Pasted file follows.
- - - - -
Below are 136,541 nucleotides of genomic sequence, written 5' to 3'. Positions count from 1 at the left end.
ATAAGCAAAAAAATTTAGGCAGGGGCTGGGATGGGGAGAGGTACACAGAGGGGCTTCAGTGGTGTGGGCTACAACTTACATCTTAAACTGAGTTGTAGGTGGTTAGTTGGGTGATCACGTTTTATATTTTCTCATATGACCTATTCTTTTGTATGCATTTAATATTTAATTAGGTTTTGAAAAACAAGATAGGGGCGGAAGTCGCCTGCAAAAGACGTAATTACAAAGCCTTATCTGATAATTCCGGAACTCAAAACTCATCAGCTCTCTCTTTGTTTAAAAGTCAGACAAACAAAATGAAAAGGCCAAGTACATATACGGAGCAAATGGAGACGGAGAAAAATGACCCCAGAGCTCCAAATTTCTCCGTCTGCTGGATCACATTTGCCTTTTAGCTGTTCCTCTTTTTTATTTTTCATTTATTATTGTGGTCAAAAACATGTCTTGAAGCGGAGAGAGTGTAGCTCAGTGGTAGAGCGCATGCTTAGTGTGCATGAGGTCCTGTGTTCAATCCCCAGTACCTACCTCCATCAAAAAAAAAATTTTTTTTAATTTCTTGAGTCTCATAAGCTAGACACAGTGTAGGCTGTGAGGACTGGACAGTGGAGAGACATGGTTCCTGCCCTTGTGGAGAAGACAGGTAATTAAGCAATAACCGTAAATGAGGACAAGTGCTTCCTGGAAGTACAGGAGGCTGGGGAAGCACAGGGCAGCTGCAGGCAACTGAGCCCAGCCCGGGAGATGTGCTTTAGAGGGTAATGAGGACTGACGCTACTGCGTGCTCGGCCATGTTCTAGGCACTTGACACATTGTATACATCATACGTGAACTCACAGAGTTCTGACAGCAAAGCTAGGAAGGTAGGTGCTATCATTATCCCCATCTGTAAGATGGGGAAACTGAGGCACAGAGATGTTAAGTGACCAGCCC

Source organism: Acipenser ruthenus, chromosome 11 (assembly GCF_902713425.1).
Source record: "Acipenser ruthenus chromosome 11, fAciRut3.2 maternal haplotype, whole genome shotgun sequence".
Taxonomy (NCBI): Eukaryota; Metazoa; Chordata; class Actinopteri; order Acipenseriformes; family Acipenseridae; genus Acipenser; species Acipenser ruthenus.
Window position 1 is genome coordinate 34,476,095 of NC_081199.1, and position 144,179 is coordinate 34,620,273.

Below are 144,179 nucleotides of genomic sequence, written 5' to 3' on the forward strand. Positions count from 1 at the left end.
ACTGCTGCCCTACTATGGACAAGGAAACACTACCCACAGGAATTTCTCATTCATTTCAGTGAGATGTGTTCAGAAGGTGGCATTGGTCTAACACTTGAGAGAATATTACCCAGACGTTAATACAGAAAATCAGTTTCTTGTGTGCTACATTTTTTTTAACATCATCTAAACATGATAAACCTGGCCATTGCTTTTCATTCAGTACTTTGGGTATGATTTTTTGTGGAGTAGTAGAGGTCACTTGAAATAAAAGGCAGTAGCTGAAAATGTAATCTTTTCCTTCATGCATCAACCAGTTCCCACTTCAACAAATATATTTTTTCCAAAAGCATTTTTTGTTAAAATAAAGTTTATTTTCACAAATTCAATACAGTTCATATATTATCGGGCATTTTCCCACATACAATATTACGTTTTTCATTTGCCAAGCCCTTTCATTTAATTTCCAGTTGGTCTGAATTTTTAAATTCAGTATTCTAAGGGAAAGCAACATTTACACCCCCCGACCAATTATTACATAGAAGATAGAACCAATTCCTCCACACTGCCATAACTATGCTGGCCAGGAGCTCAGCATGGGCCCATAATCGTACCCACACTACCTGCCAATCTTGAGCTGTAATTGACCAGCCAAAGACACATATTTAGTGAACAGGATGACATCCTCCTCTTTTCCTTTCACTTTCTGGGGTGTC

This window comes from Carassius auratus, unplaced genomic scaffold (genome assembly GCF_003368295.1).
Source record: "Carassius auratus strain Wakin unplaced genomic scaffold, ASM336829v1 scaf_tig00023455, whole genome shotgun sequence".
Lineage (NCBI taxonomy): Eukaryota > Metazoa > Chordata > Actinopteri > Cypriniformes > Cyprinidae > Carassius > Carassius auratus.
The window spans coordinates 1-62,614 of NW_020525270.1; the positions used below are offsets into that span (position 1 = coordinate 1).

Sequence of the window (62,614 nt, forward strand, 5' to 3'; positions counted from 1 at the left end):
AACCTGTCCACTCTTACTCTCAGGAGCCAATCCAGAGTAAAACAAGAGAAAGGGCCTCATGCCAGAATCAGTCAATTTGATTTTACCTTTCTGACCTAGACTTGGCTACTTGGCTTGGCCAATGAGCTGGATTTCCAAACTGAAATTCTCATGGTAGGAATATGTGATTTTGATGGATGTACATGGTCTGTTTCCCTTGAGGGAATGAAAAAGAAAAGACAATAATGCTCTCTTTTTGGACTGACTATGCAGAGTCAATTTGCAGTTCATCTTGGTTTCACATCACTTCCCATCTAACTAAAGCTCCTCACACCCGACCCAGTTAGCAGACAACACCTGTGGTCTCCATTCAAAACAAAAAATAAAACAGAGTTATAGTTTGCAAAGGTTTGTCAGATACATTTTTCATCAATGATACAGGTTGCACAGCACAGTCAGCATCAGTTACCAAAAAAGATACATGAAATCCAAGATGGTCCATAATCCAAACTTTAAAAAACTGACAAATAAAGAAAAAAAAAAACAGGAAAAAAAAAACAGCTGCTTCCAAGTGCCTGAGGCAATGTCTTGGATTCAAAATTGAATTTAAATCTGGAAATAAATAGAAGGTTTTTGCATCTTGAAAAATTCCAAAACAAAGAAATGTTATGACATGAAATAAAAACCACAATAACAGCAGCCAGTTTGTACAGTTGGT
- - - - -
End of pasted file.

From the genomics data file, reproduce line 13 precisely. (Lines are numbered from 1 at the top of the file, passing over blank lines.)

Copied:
Sequence of the window (62,614 nt, forward strand, 5' to 3'; positions counted from 1 at the left end):